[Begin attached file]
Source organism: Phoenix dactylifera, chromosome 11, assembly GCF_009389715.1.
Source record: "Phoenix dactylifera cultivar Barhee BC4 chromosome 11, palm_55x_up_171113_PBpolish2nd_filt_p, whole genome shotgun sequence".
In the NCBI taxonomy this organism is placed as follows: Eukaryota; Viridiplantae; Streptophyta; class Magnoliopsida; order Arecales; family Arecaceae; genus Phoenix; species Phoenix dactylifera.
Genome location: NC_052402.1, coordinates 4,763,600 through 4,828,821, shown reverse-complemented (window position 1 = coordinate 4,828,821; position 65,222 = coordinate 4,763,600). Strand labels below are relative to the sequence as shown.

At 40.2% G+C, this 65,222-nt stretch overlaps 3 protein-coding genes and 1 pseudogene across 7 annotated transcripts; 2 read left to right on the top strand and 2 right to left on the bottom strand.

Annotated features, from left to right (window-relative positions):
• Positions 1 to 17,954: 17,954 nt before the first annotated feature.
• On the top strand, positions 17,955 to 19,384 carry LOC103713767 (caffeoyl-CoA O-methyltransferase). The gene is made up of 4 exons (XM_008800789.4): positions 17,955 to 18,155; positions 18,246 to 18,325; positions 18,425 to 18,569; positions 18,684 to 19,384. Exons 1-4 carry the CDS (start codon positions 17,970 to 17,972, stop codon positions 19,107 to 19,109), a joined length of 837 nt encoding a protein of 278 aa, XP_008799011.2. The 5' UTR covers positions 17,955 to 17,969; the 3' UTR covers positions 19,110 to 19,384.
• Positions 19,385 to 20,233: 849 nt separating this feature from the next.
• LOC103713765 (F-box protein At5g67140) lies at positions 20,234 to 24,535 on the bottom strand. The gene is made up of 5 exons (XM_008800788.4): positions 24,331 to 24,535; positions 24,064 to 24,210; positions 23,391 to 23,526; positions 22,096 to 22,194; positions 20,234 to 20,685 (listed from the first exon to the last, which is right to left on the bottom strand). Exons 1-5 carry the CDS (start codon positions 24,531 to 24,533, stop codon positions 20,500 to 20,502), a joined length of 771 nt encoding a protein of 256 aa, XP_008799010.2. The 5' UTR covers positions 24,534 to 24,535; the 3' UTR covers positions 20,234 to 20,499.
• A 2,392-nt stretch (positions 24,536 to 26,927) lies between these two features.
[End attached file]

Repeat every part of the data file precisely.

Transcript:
Source organism: Phoenix dactylifera, chromosome 11, assembly GCF_009389715.1.
Source record: "Phoenix dactylifera cultivar Barhee BC4 chromosome 11, palm_55x_up_171113_PBpolish2nd_filt_p, whole genome shotgun sequence".
In the NCBI taxonomy this organism is placed as follows: Eukaryota; Viridiplantae; Streptophyta; class Magnoliopsida; order Arecales; family Arecaceae; genus Phoenix; species Phoenix dactylifera.
Genome location: NC_052402.1, coordinates 4,763,600 through 4,828,821, shown reverse-complemented (window position 1 = coordinate 4,828,821; position 65,222 = coordinate 4,763,600). Strand labels below are relative to the sequence as shown.

At 40.2% G+C, this 65,222-nt stretch overlaps 3 protein-coding genes and 1 pseudogene across 7 annotated transcripts; 2 read left to right on the top strand and 2 right to left on the bottom strand.

Annotated features, from left to right (window-relative positions):
• Positions 1 to 17,954: 17,954 nt before the first annotated feature.
• On the top strand, positions 17,955 to 19,384 carry LOC103713767 (caffeoyl-CoA O-methyltransferase). The gene is made up of 4 exons (XM_008800789.4): positions 17,955 to 18,155; positions 18,246 to 18,325; positions 18,425 to 18,569; positions 18,684 to 19,384. Exons 1-4 carry the CDS (start codon positions 17,970 to 17,972, stop codon positions 19,107 to 19,109), a joined length of 837 nt encoding a protein of 278 aa, XP_008799011.2. The 5' UTR covers positions 17,955 to 17,969; the 3' UTR covers positions 19,110 to 19,384.
• Positions 19,385 to 20,233: 849 nt separating this feature from the next.
• LOC103713765 (F-box protein At5g67140) lies at positions 20,234 to 24,535 on the bottom strand. The gene is made up of 5 exons (XM_008800788.4): positions 24,331 to 24,535; positions 24,064 to 24,210; positions 23,391 to 23,526; positions 22,096 to 22,194; positions 20,234 to 20,685 (listed from the first exon to the last, which is right to left on the bottom strand). Exons 1-5 carry the CDS (start codon positions 24,531 to 24,533, stop codon positions 20,500 to 20,502), a joined length of 771 nt encoding a protein of 256 aa, XP_008799010.2. The 5' UTR covers positions 24,534 to 24,535; the 3' UTR covers positions 20,234 to 20,499.
• A 2,392-nt stretch (positions 24,536 to 26,927) lies between these two features.